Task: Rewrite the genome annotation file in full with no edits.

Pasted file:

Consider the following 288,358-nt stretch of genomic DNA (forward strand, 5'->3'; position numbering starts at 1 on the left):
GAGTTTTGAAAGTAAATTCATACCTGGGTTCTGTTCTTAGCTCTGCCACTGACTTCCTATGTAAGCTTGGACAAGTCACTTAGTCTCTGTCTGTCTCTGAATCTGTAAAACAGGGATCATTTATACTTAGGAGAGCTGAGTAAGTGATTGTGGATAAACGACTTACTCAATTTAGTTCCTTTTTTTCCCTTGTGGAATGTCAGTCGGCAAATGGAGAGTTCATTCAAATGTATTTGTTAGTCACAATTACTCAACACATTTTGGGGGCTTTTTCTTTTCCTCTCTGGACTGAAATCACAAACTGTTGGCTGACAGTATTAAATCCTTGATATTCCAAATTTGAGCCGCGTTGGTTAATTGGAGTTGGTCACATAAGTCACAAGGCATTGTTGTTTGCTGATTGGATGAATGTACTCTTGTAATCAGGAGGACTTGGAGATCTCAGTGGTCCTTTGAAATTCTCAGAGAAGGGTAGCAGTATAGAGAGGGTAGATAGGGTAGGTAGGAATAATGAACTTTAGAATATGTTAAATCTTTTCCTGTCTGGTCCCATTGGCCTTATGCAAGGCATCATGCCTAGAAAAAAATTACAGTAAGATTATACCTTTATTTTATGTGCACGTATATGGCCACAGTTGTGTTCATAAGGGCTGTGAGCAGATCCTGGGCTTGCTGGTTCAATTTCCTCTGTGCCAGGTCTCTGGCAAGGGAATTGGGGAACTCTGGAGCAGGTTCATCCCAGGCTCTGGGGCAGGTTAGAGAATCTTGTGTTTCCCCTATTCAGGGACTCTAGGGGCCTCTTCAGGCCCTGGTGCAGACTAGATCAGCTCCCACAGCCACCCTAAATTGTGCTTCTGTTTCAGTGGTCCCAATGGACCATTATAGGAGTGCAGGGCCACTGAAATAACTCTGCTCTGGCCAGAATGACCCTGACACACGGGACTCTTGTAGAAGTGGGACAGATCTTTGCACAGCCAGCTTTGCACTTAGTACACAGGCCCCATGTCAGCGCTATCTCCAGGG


Consider the following 288,358-nt stretch of genomic DNA (forward strand, 5'->3'; position numbering starts at 1 on the left):
GAGTTTTGAAAGTAAATTCATACCTGGGTTCTGTTCTTAGCTCTGCCACTGACTTCCTATGTAAGCTTGGACAAGTCACTTAGTCTCTGTCTGTCTCTGAATCTGTAAAACAGGGATCATTTATACTTAGGAGAGCTGAGTAAGTGATTGTGGATAAACGACTTACTCAATTTAGTTCCTTTTTTTCCCTTGTGGAATGTCAGTCGGCAAATGGAGAGTTCATTCAAATGTATTTGTTAGTCACAATTACTCAACACATTTTGGGGGCTTTTTCTTTTCCTCTCTGGACTGAAATCACAAACTGTTGGCTGACAGTATTAAATCCTTGATATTCCAAATTTGAGCCGCGTTGGTTAATTGGAGTTGGTCACATAAGTCACAAGGCATTGTTGTTTGCTGATTGGATGAATGTACTCTTGTAATCAGGAGGACTTGGAGATCTCAGTGGTCCTTTGAAATTCTCAGAGAAGGGTAGCAGTATAGAGAGGGTAGATAGGGTAGGTAGGAATAATGAACTTTAGAATATGTTAAATCTTTTCCTGTCTGGTCCCATTGGCCTTATGCAAGGCATCATGCCTAGAAAAAAATTACAGTAAGATTATACCTTTATTTTATGTGCACGTATATGGCCACAGTTGTGTTCATAAGGGCTGTGAGCAGATCCTGGGCTTGCTGGTTCAATTTCCTCTGTGCCAGGTCTCTGGCAAGGGAATTGGGGAACTCTGGAGCAGGTTCATCCCAGGCTCTGGGGCAGGTTAGAGAATCTTGTGTTTCCCCTATTCAGGGACTCTAGGGGCCTCTTCAGGCCCTGGTGCAGACTAGATCAGCTCCCACAGCCACCCTAAATTGTGCTTCTGTTTCAGTGGTCCCAATGGACCATTATAGGAGTGCAGGGCCACTGAAATAACTCTGCTCTGGCCAGAATGACCCTGACACACGGGACTCTTGTAGAAGTGGGACAGATCTTTGCACAGCCAGCTTTGCACTTAGTACACAGGCCCCATGTCAGCGCTATCTCCAGGG